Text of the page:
The plan for 2.26 looks exciting though. They are planning to improve IMAP support. I really hope this means that we get a Evolution that handles the Trash folder as a standard serverside IMAP folder, rather than as a virtual folder like today. Using virtual folders makes for such things makes it hard to switch back and fourth between evolution and web based mail clients. Not to mention that it increase the cost of accessing IMAP mailboxes from cell phones.
If they fixt this, that would be something to look forward to.

Reply Score: 2

What's wrong with Pidgin?
by TLZ_ on Thu 25th Sep 2008 07:26 UTC
TLZ_
Member since:
2007-02-05

Aside from not having userfriendly enough GUI for some parts(adding accounts), what's wrong with Pidgin?

The GUI-problems could easily be improved anyway. What makes this Empathy better...?

Reply Score: 2

RE: What's wrong with Pidgin?
by vlstefanovic on Thu 25th Sep 2008 11:51 UTC in reply to "What's wrong with Pidgin?"
vlstefanovic Member since:
2008-01-10

It's nothing wrong with Pidgin, but Empathy is a frontend for new powerful framework "Telepathy".
It's something really spectacular IMHO, I'm surprised that it got so little attention.
Check it out
http://telepathy.freedesktop.org/wiki/

Reply Score: 2

RE: What's wrong with Pidgin?
by bornagainenguin on Thu 25th Sep 2008 18:50 UTC in reply to "What's wrong with Pidgin?"
bornagainenguin Member since:
2005-08-07

TLZ wondered...

Aside from not having userfriendly enough GUI for some parts(adding accounts), what's wrong with Pidgin?

The GUI-problems could easily be improved anyway. What makes this Empathy better...?


See here:
http://developer.pidgin.im/ticket/34

Now look back at the features quoted by Empathy:
http://live.gnome.org/Empathy

Notice the words "Voice and Video call using SIP and Jingle"?

My guess is that the GNOME developers are planning to take advantage of Telepathy to ensure all supporting protocols will have webcam support. Since the Pidgin guys are not just resistent but seem to be actively hostile to any changes the Gnome developers went with a different solution to the problem of webcam support for IM.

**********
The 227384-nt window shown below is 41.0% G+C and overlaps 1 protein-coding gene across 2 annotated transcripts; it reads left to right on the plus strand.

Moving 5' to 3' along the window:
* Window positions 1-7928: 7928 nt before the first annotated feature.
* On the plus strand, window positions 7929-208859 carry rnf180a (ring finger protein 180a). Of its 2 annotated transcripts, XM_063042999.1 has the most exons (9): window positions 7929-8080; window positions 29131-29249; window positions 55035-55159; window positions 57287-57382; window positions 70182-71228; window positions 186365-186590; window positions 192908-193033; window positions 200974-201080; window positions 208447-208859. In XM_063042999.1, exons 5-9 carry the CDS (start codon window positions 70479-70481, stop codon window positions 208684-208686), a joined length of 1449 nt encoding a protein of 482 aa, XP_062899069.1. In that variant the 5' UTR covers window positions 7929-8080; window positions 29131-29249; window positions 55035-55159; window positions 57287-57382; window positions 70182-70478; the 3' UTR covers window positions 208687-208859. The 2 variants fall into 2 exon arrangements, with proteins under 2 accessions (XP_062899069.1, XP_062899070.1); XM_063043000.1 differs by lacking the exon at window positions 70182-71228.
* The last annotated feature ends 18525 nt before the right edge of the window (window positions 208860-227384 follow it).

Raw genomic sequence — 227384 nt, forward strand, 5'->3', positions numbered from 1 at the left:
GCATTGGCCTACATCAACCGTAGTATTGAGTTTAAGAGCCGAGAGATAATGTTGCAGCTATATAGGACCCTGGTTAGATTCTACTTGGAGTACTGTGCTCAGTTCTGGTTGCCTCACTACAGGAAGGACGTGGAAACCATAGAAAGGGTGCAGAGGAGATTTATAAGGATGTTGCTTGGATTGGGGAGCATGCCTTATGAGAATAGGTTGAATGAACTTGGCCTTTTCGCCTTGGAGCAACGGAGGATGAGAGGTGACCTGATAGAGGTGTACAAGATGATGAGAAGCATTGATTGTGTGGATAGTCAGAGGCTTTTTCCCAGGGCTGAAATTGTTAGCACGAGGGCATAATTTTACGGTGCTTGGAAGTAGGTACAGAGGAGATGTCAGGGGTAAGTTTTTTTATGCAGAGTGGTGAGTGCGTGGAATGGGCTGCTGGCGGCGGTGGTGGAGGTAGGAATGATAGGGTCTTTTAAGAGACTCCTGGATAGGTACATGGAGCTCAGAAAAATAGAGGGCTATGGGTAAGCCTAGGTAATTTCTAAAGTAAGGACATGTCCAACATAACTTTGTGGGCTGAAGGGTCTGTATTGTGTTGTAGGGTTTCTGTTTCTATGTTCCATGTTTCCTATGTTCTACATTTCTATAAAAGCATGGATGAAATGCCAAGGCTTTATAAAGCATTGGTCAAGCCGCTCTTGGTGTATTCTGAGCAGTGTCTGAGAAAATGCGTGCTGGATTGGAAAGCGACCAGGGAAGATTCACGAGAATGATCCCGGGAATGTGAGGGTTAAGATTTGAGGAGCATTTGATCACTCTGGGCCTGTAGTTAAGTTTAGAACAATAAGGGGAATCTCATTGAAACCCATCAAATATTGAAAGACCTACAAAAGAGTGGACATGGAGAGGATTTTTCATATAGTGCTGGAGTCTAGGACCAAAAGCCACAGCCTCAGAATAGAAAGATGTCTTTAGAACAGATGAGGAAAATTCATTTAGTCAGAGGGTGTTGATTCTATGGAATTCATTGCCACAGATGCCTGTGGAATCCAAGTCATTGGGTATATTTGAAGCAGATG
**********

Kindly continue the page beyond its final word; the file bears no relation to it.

I think this will be a good thing!

--bornagainpenguin

Reply Score: 2

Comment by silix
by silix on Thu 25th Sep 2008 14:57 UTC
silix
Member since:
2006-03-01

Yet another GNOME release coming without a comprehensive tool for not just monitoring the network or printer status or "listing" installed system components and peripherals, but also updating and configuring core device drivers without recurring to the CLI...
any pc user WILL sooner or later install some HW device other than a new printer, and for a project like GNOME to ovelook this is something behind understanding - especially since a project to create such a tool actually exists (gnome-device-manager, forked from the one in the HAL tree by one ubuntu developer) but hasnt been neither picked nor merged upstream, so left to bitrot without any contribution in one year ;)

Edited 2008-09-25 15:00 UTC

Reply Score: 3

Debian packages
by sb56637 on Thu 25th Sep 2008 15:34 UTC
sb56637
Member since:
2006-05-11

Anyone know when Gnome 2.24 will make it into Debian Sid?

Reply Score: 2

the gnome
by 10wattmindtrip on Thu 25th Sep 2008 16:12 UTC
10wattmindtrip
Member since:
2007-04-01

I can't wait to check this out. Gnome for me has always seemed more lean than KDE. I like their philosophy.
KDE 4.1.1 is very nice, too. It just doesn't seem as stable as Gnome, for me at least.

Great job Gnomers

Reply Score: 2

A strange, but valid question...
by leech on Sun 28th Sep 2008 23:29 UTC
leech
Member since:
2006-01-10

According to the (now archived) RoadMap for 2.24

http://live.gnome.org/RoadMap/Archive

"Evolution;

Windows Support for Evolution."

Where? Does this mean that there is an official port of Evolution for Windows? As much as this is sacrilege, I cannot stand the pile of poo that is Outlook, and Thunderbird doesn't have the unified calendar / tasks / notes that Evolution does.

I've looked around, but all I could find so far is Evolution 2.22 which I've tried and is still rather buggy.

Reply Score: 2